From the French-Canadian games company Clever Plays Studio comes their debut indie game Leap of Fate, where you play as a cyberpunk rogue in a not-too-distant dystopian neon future.

The game is described (on their own website) as “a mix of the infinite replayability of The Binding of Isaac, the precise and reactive controls of League of Legends, and the feel-good combat of Diablo,” with, in my opinion, the shadowy cyberpunk influences of Shadowrun.

Leap of Fate is currently an Early Access game, so there will be gaps, bugs and missing features, namely the other three characters. You can currently only play as a Shadow Mage called Aeon, but the final release of the game will also allow you to play as Big Mo the Technomancer, Mukai the Spirit Channeler and Rasimov the Rogue Occultist.

“I was taken in by the graphic style, which is pleasantly reminiscent of comic books and graphic novels”

Upon starting the game, you’re thrown into a tutorial level without much of an introduction – a shame in any case as I find an opening story sequence is the hook that draws you in, making you ask questions: “What happened? What’s going on? Who are you? Who are they?” Aside from the idea that you have to face an enchanted tarot deck to prove that you’re the most powerful mage alive, there isn’t much of a discernible story throughout the game. It’s a shame that more depth isn’t given to answer the questions raised by the mysterious circumstances.

Regardless of this, I was taken in by the graphic style, which is pleasantly reminiscent of comic books and graphic novels. The creepy darkness contrasted by the neon and brightness of a cyberpunk futuristic city really caught the artistic side of me.

Leap of Fate 2-min

After the tutorial, you’re presented before some well-dressed man with an eyeball for a head. I’m still baffled as to why; you’re barely told anything about what’s happening, who he is and what you’re supposed to do. Herein lies one of the things I desperately hope Clever Plays Studio will improve: voice acting. You would expect this mysterious antagonist (or helper? Who knows) to have an imposing, powerful presence of a voice, but very little editing appears to have been done to the recordings used and, as a result, he sounds rather unimpressive.

“The combat is smooth and satisfying. . . the controls are pleasantly precise too”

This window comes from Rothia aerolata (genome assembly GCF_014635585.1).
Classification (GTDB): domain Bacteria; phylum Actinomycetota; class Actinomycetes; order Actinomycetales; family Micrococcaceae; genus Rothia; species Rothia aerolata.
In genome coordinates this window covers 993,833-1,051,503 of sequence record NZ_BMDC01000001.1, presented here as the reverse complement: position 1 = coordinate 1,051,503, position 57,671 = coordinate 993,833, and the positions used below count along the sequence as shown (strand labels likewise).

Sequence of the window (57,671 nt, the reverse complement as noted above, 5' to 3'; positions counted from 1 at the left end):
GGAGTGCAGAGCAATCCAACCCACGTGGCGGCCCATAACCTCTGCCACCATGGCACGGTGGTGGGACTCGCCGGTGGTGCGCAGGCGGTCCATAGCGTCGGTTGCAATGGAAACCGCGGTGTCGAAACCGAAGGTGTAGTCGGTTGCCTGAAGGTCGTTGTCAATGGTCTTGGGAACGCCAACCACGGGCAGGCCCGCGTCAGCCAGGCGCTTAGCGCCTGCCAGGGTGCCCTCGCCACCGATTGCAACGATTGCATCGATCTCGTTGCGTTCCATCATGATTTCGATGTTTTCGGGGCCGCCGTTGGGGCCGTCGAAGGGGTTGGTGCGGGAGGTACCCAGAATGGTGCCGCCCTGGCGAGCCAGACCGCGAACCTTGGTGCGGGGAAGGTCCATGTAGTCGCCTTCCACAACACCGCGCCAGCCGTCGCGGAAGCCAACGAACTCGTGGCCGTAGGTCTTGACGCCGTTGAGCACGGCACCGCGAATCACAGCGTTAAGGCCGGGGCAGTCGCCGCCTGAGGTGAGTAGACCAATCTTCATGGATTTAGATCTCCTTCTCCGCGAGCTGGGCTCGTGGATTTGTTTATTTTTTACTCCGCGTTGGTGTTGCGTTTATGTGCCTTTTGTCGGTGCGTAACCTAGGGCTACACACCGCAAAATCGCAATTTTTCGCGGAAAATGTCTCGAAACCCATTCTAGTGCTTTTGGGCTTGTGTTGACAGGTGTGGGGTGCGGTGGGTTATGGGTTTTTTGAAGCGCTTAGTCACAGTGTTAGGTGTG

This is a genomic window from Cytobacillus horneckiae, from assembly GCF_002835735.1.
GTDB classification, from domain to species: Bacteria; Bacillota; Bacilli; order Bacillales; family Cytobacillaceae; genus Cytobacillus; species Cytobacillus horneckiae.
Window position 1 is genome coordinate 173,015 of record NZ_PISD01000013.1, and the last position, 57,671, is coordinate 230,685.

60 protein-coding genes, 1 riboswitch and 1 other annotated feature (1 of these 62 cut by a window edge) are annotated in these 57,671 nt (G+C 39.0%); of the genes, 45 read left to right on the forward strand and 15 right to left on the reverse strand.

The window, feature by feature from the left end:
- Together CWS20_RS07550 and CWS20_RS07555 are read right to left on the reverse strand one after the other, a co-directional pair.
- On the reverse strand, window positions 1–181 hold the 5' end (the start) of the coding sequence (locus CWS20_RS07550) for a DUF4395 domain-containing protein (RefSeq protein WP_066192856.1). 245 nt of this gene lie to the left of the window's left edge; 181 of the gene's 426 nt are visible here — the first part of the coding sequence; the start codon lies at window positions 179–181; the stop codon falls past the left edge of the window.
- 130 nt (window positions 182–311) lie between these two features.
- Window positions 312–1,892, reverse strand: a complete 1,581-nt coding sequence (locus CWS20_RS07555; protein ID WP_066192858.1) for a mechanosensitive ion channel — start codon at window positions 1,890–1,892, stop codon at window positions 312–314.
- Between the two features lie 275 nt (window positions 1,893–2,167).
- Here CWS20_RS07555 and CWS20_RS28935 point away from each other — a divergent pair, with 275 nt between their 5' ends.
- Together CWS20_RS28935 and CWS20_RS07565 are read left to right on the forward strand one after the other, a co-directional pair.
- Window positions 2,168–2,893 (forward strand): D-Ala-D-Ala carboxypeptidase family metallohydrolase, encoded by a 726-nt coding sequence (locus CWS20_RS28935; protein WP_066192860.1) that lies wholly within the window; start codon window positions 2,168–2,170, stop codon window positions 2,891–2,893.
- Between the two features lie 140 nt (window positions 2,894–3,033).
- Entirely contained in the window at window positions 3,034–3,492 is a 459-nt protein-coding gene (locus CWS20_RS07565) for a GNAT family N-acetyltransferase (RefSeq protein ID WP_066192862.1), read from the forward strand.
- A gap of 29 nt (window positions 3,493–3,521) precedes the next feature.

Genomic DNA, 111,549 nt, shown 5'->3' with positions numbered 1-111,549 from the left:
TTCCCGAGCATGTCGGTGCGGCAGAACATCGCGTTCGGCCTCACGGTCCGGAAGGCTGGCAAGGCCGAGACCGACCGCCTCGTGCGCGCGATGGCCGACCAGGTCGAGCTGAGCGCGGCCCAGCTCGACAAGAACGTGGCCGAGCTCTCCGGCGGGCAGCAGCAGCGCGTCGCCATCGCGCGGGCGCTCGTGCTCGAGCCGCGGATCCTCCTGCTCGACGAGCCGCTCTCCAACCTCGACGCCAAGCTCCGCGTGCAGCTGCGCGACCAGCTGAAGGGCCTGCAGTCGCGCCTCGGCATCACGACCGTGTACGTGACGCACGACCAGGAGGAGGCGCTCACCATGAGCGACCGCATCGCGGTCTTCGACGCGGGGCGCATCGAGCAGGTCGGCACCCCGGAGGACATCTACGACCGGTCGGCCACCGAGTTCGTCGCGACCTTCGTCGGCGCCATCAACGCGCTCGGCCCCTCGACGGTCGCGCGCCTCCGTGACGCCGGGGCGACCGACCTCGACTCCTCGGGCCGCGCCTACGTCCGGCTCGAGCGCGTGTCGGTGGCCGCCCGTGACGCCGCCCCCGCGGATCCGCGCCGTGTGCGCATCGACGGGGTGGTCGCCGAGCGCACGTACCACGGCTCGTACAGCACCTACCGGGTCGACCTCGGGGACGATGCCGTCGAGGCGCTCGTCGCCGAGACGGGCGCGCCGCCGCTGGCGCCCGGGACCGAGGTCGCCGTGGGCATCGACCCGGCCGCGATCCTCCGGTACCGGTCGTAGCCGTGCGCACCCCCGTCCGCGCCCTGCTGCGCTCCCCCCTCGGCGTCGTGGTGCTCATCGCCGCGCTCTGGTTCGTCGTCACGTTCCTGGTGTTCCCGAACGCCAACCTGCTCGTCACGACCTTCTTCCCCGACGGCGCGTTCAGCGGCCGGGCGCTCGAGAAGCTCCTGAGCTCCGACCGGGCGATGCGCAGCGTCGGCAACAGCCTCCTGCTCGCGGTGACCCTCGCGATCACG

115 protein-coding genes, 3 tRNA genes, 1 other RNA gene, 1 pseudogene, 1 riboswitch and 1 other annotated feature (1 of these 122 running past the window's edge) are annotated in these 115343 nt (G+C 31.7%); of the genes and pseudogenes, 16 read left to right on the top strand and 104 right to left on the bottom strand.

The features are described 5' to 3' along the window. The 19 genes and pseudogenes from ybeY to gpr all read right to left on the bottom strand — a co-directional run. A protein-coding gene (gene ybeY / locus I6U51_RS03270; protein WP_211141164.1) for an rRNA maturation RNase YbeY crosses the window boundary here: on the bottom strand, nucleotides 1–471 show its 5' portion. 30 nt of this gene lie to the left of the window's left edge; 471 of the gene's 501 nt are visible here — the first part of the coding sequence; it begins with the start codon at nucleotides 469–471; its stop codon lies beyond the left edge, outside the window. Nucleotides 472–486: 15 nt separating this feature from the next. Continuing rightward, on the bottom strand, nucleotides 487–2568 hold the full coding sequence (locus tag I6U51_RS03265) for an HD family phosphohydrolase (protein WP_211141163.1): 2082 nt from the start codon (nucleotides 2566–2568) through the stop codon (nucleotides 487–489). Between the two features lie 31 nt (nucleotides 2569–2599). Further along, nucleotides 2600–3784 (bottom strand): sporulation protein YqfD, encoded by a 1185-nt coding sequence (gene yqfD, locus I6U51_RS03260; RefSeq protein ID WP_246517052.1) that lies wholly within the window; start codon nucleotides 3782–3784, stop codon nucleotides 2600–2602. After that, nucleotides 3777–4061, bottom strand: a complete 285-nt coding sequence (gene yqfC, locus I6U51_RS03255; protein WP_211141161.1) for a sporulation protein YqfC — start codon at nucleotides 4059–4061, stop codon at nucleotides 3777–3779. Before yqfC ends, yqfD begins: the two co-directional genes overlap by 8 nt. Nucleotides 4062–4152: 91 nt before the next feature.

The main gist of Leap of Fate is to confront an enchanted deck of tarot cards and follow the paths they lead you on to face your fate. This cards mechanic is a nifty idea, as it randomises what you face, where you face it and the difficulty of each level every time you play the game – thus providing the aforementioned “infinite playability”.

Leap of Fate 3-min

Being a fan of Diablo, I was lured by the promise of similar combat; I do love the awesome satisfaction that you get from these kind of games after killing wave upon wave of enemies. They weren’t lying: whilst not as deep as the experience offered by the likes of Diablo, the combat is just as smooth and satisfying. The controls are pleasantly precise too; wherever your cursor is, your projectiles will fire there, as will your dashes and jumps. The animation is also smooth enough so you feel comfortable that your attacks will hit where you point.

Leap of Fate isn’t aimed at the casual gamer; it’s difficult and incredibly fast-paced so if you haven’t got good reflexes, you will struggle”

One feature in this game I particularly like is the upgrade system. The skills available to upgrade are dependent on the skill card you selected from the tarot deck, and rather than a bog-standard skill tree, you’re instead presented with a silhouette of your own body and can choose an upgrade related to a body part.

Leap of Fate 4-min

Leap of Fate isn’t aimed at the casual gamer; it’s difficult and incredibly fast-paced so if you haven’t got good reflexes, you will struggle. It’s also very unforgiving if you get hurt or die: if you complete a level after being injured, you don’t regain your health. However, if a health pickup drops in a level, you can leave it and it will stay there, so you can always go back to heal yourself. If you die, you are sent right back to the beginning. However, as you play, you earn “Karma Points” and once you’ve got 100, you can cash them in to use a “Continue” when you die. You’ll find Karma points in loot chests and they’re also given as rewards as you progress through the game. Having to start from the beginning with no chance of continuing can be a very frustrating element in any game, so having this potential to continue once you’ve collected enough tokens is a fantastic improvement on that.

So far, Leap of Fate shows a lot of promise. There are some gaps that need filling, particularly with regards to the story, but there is a solid foundation made up of nice graphics, tight controls, enjoyable combat and a great upgrade system. If you have a chance, give this game a whirl!

Leap of Fate is currently in Early Access and is available on PC.